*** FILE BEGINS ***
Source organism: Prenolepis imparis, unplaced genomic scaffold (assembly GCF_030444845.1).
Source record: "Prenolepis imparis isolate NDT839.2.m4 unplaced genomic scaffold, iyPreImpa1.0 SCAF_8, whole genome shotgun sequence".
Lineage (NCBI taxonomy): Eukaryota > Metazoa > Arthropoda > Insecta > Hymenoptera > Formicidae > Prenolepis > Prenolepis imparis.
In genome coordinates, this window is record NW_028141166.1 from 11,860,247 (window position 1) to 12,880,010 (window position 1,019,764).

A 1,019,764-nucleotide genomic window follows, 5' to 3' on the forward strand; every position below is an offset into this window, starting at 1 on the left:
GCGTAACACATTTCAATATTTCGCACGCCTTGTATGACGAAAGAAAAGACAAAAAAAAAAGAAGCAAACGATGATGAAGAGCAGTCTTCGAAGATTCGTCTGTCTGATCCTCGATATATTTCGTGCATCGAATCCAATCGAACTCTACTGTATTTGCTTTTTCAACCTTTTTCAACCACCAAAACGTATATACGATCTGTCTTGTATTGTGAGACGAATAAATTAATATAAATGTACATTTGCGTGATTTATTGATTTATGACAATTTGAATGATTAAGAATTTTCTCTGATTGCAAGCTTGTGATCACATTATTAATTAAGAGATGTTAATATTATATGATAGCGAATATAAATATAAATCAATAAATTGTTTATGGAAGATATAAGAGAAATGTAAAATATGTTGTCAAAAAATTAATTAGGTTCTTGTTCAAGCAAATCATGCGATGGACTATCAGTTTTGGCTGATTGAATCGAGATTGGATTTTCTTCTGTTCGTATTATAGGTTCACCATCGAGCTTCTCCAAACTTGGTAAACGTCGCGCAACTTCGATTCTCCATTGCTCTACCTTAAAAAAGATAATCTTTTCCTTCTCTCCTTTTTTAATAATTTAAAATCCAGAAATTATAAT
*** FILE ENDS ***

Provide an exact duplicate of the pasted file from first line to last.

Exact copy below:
Source organism: Prenolepis imparis, unplaced genomic scaffold (assembly GCF_030444845.1).
Source record: "Prenolepis imparis isolate NDT839.2.m4 unplaced genomic scaffold, iyPreImpa1.0 SCAF_8, whole genome shotgun sequence".
Lineage (NCBI taxonomy): Eukaryota > Metazoa > Arthropoda > Insecta > Hymenoptera > Formicidae > Prenolepis > Prenolepis imparis.
In genome coordinates, this window is record NW_028141166.1 from 11,860,247 (window position 1) to 12,880,010 (window position 1,019,764).

A 1,019,764-nucleotide genomic window follows, 5' to 3' on the forward strand; every position below is an offset into this window, starting at 1 on the left:
GCGTAACACATTTCAATATTTCGCACGCCTTGTATGACGAAAGAAAAGACAAAAAAAAAAGAAGCAAACGATGATGAAGAGCAGTCTTCGAAGATTCGTCTGTCTGATCCTCGATATATTTCGTGCATCGAATCCAATCGAACTCTACTGTATTTGCTTTTTCAACCTTTTTCAACCACCAAAACGTATATACGATCTGTCTTGTATTGTGAGACGAATAAATTAATATAAATGTACATTTGCGTGATTTATTGATTTATGACAATTTGAATGATTAAGAATTTTCTCTGATTGCAAGCTTGTGATCACATTATTAATTAAGAGATGTTAATATTATATGATAGCGAATATAAATATAAATCAATAAATTGTTTATGGAAGATATAAGAGAAATGTAAAATATGTTGTCAAAAAATTAATTAGGTTCTTGTTCAAGCAAATCATGCGATGGACTATCAGTTTTGGCTGATTGAATCGAGATTGGATTTTCTTCTGTTCGTATTATAGGTTCACCATCGAGCTTCTCCAAACTTGGTAAACGTCGCGCAACTTCGATTCTCCATTGCTCTACCTTAAAAAAGATAATCTTTTCCTTCTCTCCTTTTTTAATAATTTAAAATCCAGAAATTATAAT